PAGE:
27. W.-T. Liu, T. L. Marsh, H. Cheng, and L. J. Forney, “Characterization of microbial diversity by determining terminal restriction fragment length polymorphisms of genes encoding 16S rRNA,” Applied and Environmental Microbiology, vol. 63, no. 11, pp. 4516–4522, 1997. View at Google Scholar · View at Scopus
  28. N. K. Fry, J. K. Fredrickson, S. Fishbain, M. Wagner, and D. A. Stahl, “Population structure of microbial communities associated with two deep, anaerobic, alkaline aquifers,” Applied and Environmental Microbiology, vol. 63, no. 4, pp. 1498–1504, 1997. View at Google Scholar · View at Scopus
  29. J. R. Brody and S. E. Kern, “Sodium boric acid: a Tris-free, cooler conductive medium for DNA electrophoresis,” BioTechniques, vol. 36, no. 2, pp. 214–216, 2004. View at Google Scholar · View at Scopus
  30. T. Z. DeSantis, P. Hugenholtz, N. Larsen et al., “Greengenes, a chimera-checked 16S rRNA gene database and workbench compatible with ARB,” Applied and Environmental Microbiology, vol. 72, no. 7, pp. 5069–5072, 2006. View at Publisher · View at Google Scholar · View at Scopus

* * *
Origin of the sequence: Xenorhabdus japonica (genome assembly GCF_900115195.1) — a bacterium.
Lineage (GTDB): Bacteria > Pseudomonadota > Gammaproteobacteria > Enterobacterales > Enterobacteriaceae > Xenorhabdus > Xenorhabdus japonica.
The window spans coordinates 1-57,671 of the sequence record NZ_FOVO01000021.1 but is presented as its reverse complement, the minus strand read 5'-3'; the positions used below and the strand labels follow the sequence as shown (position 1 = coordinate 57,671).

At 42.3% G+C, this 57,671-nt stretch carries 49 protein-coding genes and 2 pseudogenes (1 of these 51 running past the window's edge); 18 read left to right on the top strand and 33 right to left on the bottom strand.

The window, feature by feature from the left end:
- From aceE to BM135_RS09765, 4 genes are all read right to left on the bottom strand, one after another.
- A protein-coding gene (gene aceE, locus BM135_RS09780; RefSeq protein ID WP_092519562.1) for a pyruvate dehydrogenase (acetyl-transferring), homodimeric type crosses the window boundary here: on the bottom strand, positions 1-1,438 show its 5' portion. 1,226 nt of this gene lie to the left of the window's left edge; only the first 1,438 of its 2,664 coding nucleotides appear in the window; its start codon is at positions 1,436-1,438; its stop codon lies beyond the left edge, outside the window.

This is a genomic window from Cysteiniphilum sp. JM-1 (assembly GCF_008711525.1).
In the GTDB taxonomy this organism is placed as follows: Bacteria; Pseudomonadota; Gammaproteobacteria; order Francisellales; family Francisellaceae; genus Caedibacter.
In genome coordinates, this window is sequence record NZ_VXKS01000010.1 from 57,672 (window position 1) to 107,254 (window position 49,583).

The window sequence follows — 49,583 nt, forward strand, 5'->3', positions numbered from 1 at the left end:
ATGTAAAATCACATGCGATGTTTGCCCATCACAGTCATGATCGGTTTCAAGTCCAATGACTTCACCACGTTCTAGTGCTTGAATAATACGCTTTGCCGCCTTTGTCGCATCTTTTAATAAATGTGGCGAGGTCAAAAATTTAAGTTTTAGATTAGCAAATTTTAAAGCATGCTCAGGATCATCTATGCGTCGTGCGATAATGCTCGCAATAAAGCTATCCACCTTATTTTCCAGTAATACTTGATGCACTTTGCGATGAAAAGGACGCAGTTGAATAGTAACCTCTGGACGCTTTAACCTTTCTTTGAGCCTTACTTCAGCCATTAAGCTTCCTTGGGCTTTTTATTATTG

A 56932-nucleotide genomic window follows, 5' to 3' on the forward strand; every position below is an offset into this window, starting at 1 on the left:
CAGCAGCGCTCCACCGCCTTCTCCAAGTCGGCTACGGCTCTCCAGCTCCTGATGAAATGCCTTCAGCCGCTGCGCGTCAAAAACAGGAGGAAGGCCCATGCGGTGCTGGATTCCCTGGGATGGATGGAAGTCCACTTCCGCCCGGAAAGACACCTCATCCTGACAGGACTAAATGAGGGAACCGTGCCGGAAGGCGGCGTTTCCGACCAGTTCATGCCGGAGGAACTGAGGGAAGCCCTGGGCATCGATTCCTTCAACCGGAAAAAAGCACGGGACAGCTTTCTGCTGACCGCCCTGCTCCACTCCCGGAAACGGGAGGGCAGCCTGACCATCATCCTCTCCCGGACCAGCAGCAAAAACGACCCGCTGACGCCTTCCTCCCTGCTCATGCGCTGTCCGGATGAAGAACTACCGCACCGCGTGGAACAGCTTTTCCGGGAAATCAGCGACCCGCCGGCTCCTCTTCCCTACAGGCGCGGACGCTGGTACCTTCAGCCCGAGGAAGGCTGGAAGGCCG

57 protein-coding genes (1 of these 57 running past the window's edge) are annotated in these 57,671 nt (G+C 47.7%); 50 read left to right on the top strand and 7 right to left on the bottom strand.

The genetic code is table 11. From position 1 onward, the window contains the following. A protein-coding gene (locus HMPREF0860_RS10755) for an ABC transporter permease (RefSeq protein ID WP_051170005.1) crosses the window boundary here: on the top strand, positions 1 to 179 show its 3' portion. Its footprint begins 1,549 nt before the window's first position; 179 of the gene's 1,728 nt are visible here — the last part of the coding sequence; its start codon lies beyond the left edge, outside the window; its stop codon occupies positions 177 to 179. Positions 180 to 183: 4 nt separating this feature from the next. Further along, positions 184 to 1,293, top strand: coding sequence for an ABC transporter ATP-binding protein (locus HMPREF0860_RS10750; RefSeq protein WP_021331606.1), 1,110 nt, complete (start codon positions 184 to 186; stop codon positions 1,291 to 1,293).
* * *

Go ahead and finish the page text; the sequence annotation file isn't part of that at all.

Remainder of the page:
31. M. Gouy, S. Guindon, and O. Gascuel, “SeaView version 4: a multiplatform graphical user interface for sequence alignment and phylogenetic tree building,” Molecular Biology and Evolution, vol. 27, no. 2, pp. 221–224, 2010. View at Publisher · View at Google Scholar · View at Scopus
  32. G. Braker, A. Fesefeldt, and K.-P. Witzel, “Development of PCR primer systems for amplification of nitrite reductase genes (nirK and nirS) to detect denitrifying bacteria in environmental samples,” Applied and Environmental Microbiology, vol. 64, no. 10, pp. 3769–3775, 1998. View at Google Scholar · View at Scopus